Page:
I watched the final parcel being loaded into the pickup truck and quelled the feeling to jump into the truck and unload everything. All the furniture had been carefully wrapped in sheets and newspapers while our personal belongings had been carefully stored in large boxes. I turned back to look at my home that now belonged to someone else. It seemed surreal knowing that the place I had called home for the last thirty years would no longer be home.
I had grown up in this house and every room was flooded with gargantuan memories. The walls had seen both joyful and tragic moments. It was the one place where I felt most at ease. There was a comfort in its familiarity; the constant hum of the refrigerator, the occasional noises from the neighbours’ children, the soft blue colour of the walls in my bedroom. It had seen me full of pride when I wore my graduation robe and it had also seen me break down when I realized that we were bankrupt. With a large financial crisis looming over my head the sensible but painful recourse was to sell our house and settle the bank loans and bills.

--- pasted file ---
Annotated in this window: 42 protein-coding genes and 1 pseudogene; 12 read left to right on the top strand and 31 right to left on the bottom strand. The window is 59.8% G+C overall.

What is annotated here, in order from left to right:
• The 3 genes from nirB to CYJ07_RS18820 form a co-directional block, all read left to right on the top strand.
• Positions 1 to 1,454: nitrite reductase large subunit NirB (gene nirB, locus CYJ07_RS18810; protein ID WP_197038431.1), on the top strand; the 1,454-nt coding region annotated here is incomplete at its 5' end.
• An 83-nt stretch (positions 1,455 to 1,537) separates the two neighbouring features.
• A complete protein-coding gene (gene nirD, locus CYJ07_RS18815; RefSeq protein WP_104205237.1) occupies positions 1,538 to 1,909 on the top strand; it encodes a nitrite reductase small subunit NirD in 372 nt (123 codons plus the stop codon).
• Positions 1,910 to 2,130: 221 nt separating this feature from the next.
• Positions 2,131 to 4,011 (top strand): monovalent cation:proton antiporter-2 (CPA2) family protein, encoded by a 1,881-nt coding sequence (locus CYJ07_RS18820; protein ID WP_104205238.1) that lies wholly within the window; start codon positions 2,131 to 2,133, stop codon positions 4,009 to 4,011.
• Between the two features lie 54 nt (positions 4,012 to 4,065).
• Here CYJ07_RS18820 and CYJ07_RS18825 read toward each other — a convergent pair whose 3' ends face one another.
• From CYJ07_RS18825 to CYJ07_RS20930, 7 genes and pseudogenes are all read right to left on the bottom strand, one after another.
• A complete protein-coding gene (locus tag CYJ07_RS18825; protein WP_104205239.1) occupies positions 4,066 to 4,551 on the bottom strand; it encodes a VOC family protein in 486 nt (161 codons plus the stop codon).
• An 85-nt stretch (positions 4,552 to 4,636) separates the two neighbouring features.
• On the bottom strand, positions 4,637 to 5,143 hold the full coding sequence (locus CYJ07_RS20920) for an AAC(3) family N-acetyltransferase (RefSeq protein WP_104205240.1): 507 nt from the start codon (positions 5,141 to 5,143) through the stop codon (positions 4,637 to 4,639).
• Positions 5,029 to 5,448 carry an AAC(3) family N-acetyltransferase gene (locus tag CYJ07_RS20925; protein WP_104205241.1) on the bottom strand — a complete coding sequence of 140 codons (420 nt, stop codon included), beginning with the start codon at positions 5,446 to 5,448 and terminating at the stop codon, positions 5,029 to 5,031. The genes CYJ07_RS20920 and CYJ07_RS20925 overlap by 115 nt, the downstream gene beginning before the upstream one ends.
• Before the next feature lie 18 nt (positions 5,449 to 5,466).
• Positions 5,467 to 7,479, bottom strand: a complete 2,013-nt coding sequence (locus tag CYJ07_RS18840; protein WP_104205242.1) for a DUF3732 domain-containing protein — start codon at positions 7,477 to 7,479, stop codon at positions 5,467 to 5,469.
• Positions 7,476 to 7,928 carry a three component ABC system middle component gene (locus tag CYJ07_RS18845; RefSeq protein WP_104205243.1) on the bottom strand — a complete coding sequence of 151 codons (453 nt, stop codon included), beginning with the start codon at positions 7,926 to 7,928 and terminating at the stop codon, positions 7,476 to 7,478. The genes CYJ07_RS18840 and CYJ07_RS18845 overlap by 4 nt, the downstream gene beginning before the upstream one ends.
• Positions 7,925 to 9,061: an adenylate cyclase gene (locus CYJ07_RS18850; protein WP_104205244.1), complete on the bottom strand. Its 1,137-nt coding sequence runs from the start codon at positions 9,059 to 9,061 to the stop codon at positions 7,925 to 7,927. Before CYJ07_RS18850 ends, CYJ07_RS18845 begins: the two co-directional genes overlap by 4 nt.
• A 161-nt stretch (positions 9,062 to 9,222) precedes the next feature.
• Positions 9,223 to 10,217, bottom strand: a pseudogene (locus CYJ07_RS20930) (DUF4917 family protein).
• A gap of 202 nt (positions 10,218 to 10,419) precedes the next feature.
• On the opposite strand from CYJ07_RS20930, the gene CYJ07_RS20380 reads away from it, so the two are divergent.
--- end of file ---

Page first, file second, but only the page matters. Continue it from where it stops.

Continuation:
I walked one last time through all the rooms in the house. Without the curtains and furniture, the rooms looked empty and forlorn as though begging to have everything restored the way it was before. Every nook and corner was reminiscent of my past. I stood in the empty space where the kitchen table used to be. Memories of freshly baked biscuits and birthday cakes came back. As far back as I could remember, every year I had cut my birthday cake at our kitchen table.
I looked at our living room where so many evenings had been spent in front of the television with my parents. I wondered if another house would feel like home again. When my parents had gifted me our family home, it had been one of the happiest days of my life. Selling it had been one of the most painful decisions I’d ever made. I glanced around one last time and then walked out. What had to be done was done and no one can live their life looking back.